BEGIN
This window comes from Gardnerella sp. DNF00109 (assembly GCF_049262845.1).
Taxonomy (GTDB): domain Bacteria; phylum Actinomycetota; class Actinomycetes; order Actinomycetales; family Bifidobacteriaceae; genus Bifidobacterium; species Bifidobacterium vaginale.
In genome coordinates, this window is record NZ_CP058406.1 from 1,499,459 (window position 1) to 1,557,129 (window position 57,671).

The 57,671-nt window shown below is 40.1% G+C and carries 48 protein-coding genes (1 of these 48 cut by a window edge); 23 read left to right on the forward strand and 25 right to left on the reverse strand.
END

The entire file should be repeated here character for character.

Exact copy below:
This window comes from Gardnerella sp. DNF00109 (assembly GCF_049262845.1).
Taxonomy (GTDB): domain Bacteria; phylum Actinomycetota; class Actinomycetes; order Actinomycetales; family Bifidobacteriaceae; genus Bifidobacterium; species Bifidobacterium vaginale.
In genome coordinates, this window is record NZ_CP058406.1 from 1,499,459 (window position 1) to 1,557,129 (window position 57,671).

The 57,671-nt window shown below is 40.1% G+C and carries 48 protein-coding genes (1 of these 48 cut by a window edge); 23 read left to right on the forward strand and 25 right to left on the reverse strand.